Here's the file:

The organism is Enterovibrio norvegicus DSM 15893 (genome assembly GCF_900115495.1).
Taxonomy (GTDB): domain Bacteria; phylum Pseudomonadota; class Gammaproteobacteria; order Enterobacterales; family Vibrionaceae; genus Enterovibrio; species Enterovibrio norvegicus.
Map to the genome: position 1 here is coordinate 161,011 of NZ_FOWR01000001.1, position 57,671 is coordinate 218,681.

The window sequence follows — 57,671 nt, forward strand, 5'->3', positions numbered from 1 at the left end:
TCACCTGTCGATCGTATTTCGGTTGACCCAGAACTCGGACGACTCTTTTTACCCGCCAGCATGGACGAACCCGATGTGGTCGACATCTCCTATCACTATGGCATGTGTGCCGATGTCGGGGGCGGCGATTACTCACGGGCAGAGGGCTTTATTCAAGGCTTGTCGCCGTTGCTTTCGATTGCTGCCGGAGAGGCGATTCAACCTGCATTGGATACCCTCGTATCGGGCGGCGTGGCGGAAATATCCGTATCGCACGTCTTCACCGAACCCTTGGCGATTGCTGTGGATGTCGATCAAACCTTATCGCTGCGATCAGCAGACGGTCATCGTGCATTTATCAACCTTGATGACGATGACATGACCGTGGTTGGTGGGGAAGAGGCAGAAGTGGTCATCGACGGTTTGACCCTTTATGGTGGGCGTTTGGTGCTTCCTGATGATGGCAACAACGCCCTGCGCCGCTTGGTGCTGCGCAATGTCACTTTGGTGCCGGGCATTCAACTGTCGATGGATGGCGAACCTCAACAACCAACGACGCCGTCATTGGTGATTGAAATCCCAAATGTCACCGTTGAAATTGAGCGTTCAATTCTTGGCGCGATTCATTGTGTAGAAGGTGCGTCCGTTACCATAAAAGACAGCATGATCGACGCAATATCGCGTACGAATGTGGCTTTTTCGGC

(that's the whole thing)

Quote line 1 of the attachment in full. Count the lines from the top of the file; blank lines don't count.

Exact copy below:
The organism is Enterovibrio norvegicus DSM 15893 (genome assembly GCF_900115495.1).